Wray Nerely is not having a good day, perhaps not even a good decade. It’s ten years since Spectrum was cancelled, and while the show became a cult favourite it is also the albatross which haunts him, a role which casting agents and viewers look on as defining him when he wants to move on, a goal hampered by his need to supplement his income by regular appearances at science fiction conventions.
This particular weekend is turning out spectacularly bad, as with his mind dominated by his upcoming audition for Clint Eastwood’s new film he is obliged to travel coach class long distance with a bad back for an event where his friend and former co-star Jack Moore has just cancelled his own appearance, leaving Wray the main attraction when he would rather be elsewhere himself.
Created, written, directed by and starring Alan Tudyk, there are obvious and intentional parallels with his own post-Firefly experiences although with dozens of film, television, theatre and voiceover credits since Serenity last took flight, his latest project being an unannounced part in Gareth Edwards’ Star Wars spinoff Rogue One, Tudyk’s career has not languished in the same manner as his alter ego.
Despite his packed schedule, Tudyk and his fellow Firefly cast have become regular convention guests across the world, their huge popularity no doubt having contributed to the decision to fund the initial episodes of web series Con Man via the crowdfunding website Indiegogo. With 46,992 backers offering a grand total of $3,156,178, the initial $425,000 target for three episodes was successfully expanded to a full season of thirteen.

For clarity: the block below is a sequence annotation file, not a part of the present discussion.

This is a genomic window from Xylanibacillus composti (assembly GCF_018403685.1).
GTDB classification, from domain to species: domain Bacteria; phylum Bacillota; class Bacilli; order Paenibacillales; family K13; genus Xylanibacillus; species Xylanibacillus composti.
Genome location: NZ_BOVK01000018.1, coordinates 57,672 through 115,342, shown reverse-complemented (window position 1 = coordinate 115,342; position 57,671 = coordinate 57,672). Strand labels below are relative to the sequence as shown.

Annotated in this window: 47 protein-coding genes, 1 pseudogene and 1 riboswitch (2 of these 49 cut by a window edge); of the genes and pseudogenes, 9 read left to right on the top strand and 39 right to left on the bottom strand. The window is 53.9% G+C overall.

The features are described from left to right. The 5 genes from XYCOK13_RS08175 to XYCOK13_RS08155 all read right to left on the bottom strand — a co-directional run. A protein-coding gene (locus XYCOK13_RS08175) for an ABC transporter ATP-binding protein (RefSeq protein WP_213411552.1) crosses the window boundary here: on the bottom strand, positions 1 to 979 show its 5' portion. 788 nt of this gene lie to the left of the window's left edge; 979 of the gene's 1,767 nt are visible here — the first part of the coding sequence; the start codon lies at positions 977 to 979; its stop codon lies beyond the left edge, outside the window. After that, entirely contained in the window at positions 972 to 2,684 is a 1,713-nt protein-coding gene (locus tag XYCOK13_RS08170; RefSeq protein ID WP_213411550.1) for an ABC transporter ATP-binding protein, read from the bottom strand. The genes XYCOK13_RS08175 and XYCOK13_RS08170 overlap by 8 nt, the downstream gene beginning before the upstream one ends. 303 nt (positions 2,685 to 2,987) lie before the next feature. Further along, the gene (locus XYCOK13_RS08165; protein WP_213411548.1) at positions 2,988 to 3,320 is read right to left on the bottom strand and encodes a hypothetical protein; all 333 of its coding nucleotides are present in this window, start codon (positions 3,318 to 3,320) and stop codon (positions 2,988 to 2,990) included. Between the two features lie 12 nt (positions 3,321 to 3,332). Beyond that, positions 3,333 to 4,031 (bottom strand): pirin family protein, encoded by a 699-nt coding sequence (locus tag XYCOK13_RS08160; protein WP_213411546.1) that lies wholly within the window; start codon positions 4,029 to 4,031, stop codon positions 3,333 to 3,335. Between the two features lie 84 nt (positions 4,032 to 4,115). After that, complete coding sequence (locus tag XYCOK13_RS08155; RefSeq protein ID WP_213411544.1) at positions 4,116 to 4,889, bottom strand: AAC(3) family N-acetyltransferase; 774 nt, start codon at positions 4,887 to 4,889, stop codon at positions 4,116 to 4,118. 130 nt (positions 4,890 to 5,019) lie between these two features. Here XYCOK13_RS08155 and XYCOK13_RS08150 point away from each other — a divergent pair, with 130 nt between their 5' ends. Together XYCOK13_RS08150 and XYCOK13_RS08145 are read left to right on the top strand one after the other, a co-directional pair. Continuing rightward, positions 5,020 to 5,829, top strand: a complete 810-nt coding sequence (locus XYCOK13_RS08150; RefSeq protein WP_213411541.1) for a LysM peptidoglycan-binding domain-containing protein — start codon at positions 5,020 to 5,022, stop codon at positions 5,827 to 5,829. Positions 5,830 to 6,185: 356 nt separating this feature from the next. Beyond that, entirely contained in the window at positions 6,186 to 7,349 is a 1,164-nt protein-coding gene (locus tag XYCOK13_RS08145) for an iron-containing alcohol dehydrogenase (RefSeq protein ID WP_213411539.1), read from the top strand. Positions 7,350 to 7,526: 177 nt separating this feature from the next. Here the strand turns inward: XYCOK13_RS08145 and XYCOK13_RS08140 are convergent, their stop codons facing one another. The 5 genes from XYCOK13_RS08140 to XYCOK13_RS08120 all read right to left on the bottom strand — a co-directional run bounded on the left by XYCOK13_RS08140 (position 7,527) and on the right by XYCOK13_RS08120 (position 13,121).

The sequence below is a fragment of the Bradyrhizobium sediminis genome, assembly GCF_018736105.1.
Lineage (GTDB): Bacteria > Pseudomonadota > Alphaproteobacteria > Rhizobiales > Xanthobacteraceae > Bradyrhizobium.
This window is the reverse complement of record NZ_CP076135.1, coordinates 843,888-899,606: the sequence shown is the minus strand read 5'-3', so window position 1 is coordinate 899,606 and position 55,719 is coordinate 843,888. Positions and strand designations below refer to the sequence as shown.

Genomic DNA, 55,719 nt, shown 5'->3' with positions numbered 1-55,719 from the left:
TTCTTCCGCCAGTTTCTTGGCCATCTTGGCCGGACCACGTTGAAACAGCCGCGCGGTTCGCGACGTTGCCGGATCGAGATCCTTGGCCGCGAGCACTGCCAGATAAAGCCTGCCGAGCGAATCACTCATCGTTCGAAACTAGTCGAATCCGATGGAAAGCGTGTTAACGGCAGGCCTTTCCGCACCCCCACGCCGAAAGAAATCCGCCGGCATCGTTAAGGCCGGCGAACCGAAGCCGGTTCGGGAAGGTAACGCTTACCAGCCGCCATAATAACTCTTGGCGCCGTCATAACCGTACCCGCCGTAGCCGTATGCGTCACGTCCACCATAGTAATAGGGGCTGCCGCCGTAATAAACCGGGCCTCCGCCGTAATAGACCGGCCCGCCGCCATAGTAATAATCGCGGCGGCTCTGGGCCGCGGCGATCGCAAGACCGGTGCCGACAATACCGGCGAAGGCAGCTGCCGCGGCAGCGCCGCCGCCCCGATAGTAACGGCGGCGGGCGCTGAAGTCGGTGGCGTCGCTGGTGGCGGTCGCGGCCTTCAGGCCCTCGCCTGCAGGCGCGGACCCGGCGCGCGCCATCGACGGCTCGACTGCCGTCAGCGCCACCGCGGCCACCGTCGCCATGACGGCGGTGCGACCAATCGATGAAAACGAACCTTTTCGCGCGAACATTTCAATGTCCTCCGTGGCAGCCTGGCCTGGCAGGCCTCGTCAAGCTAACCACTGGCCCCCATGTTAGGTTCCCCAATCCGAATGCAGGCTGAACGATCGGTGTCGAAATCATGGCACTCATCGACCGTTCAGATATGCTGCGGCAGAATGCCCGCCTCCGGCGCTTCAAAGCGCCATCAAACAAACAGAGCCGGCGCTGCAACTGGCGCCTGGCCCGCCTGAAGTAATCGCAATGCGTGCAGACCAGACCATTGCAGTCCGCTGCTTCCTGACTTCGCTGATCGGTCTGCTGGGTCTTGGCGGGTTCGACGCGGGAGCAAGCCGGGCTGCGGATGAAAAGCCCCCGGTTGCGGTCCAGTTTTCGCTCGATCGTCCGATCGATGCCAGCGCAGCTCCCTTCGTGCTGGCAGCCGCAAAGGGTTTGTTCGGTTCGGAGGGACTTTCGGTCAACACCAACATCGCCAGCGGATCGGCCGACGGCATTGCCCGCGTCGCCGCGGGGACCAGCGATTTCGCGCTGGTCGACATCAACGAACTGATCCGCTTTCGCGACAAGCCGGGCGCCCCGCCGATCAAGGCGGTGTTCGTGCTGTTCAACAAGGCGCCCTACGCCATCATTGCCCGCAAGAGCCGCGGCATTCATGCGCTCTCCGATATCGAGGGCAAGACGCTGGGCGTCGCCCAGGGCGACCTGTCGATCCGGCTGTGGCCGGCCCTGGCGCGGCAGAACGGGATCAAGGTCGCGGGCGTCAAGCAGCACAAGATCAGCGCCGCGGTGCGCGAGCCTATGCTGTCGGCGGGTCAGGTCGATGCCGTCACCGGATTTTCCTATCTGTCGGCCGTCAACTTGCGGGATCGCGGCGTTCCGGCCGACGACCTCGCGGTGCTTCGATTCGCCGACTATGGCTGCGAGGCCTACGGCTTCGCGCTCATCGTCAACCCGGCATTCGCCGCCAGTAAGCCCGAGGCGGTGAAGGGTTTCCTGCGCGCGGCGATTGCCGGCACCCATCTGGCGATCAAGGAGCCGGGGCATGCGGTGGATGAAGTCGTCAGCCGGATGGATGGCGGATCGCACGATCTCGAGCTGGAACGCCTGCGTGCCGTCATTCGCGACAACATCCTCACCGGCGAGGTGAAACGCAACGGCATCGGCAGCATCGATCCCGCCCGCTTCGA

Additional recruits for the project include Firefly and Castle’s Nathan Fillion as Jack Moore, Tudyk’s former captain playing his former captain, The Guild and Geek & Sundry’s Felicia Day, no stranger to creator owned web content herself, as his convention assistant Karen and Lord of the Rings’ Sean Astin as himself, another convention guest handling the situation better than Neary.
Now previewed to backers, the first four episodes Stalled, Cash Poor, Behind the Lens and Retarding It All Up see Wray make his painful way to the convention while accosted by ungrateful fans, endure an confrontational autograph session, rehearse his audition before blacking out on painkillers and then discover the consequences of his behaviour at the meet and greet while under the influence of the mix of drugs and alcohol.
Cameos in the opening quartet have included Starship Troopers’ Casper Van Dien and Star Trek The Next Generation’s Wil Wheaton with many more fan favourites expected in future episodes including Firefly’s Gina Torres and Sean Maher, Battlestar Galactica’s Tricia Helfer and Michael Trucco, Buffy the Vampire Slayer’s Seth Green and Angel’s Amy Acker.
With the concept similar to Ricky Gervais and Stephen Merchant’s Extras, a show better remembered for celebrity cameos than its actual content, Tudyk has been keen to stress that while Con Man is inspired by his experiences on the convention circuit and in wider fandom that it is not in any way autobiographical, that this is a work of fiction and the actors who appear as themselves will be correspondingly exaggerated, the first episode consciously warning of those who cannot discern between character and actor.
Treading carefully so as not to bite the hand that has just fed him substantial funds, the targets are broad: fans who have no concept of boundaries or appropriate behaviour, agents who are more concerned with promoting themselves rather than their client (the brilliant Mindy Sterling as Bobbie), and the Tudyk has never been afraid to make a fool of himself in public as evidenced by Death at a Funeral or Tucker & Dale vs Evil but the question remains of how funny it would be if the performers did not have a pre-existing relationship with the audience to trade on.
With the enforced divisions of the ten minute webisode format feels like a series of somewhat over-extended sketches rather than segments of a structured whole it’s diverting rather than demanding. Tudyk and Day are incapable of being anything other than amiable company, and the script makes valid points about fandom (“science fiction is supposed to be about the future, why are fans so obsessed with the past?”) but the result borders on twee, lacking a caustic edge which would mark it out as “one to watch” other than for the parade of familiar faces.